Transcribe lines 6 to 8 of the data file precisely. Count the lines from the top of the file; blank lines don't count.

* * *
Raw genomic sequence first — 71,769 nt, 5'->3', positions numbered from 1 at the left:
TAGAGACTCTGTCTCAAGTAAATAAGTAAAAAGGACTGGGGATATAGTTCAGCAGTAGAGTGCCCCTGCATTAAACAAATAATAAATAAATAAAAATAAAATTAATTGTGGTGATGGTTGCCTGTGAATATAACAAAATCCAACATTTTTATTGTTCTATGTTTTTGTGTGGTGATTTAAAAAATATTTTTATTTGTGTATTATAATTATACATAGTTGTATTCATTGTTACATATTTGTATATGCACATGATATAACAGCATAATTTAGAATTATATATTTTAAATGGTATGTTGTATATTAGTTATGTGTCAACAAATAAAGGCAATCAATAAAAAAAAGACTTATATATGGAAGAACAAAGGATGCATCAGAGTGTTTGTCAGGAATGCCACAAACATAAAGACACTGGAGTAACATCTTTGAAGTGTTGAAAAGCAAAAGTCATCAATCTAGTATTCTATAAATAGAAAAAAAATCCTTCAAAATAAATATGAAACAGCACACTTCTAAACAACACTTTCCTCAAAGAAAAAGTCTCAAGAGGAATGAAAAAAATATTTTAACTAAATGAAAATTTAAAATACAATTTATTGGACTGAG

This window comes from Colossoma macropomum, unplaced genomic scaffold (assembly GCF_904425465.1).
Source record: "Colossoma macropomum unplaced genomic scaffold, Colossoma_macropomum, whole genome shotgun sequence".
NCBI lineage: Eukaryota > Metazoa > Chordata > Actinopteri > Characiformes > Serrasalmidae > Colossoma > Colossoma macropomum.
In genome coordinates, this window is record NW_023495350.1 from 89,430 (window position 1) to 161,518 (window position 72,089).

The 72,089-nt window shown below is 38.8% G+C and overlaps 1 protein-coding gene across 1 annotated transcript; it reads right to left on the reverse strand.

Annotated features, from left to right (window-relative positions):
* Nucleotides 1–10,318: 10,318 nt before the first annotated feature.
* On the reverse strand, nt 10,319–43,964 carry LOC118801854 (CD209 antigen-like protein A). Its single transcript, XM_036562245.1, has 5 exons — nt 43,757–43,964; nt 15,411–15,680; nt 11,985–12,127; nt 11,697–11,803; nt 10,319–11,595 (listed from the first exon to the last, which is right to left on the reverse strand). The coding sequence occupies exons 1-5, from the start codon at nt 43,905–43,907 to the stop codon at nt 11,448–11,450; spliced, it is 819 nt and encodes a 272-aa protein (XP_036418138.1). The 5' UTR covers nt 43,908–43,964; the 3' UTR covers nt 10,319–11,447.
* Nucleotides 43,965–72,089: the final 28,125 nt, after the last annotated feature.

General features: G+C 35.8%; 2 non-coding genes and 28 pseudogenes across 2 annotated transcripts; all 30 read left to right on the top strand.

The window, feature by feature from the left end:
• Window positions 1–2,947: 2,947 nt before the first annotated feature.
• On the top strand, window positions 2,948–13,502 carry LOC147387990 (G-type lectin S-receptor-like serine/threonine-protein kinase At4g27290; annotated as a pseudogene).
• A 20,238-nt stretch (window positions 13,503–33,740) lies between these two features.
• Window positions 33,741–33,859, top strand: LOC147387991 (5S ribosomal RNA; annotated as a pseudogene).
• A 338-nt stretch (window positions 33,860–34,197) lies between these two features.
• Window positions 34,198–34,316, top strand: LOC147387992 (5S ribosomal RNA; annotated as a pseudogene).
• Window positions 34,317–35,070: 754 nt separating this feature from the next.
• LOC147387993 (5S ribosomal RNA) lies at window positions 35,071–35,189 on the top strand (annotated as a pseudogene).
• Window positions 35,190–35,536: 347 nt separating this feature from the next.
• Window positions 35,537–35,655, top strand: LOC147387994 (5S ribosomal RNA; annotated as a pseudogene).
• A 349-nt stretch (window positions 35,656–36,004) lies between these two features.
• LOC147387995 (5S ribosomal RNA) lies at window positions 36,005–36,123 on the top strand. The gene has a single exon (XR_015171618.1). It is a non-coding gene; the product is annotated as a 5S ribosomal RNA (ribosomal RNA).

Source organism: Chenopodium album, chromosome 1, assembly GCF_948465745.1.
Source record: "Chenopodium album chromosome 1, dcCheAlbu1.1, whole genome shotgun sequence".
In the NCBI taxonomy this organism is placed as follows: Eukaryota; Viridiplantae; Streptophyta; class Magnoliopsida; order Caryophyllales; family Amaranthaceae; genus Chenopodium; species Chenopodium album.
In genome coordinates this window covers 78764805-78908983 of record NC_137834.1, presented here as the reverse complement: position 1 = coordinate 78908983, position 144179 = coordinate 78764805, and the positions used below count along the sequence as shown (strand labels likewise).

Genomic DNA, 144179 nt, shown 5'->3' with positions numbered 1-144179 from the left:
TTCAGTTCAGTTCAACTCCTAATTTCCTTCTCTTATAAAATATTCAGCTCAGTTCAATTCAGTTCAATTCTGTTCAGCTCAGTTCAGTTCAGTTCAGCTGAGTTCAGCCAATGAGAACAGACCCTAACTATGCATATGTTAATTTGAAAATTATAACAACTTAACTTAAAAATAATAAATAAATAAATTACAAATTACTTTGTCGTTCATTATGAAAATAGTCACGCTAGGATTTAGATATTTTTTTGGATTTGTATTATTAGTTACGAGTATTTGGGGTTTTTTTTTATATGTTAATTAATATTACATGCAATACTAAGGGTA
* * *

In genome coordinates, this window is record NW_023495350.1 from 89,430 (window position 1) to 161,518 (window position 72,089).

The 72,089-nt window shown below is 38.8% G+C and overlaps 1 protein-coding gene across 1 annotated transcript; it reads right to left on the reverse strand.

Annotated features, from left to right (window-relative positions):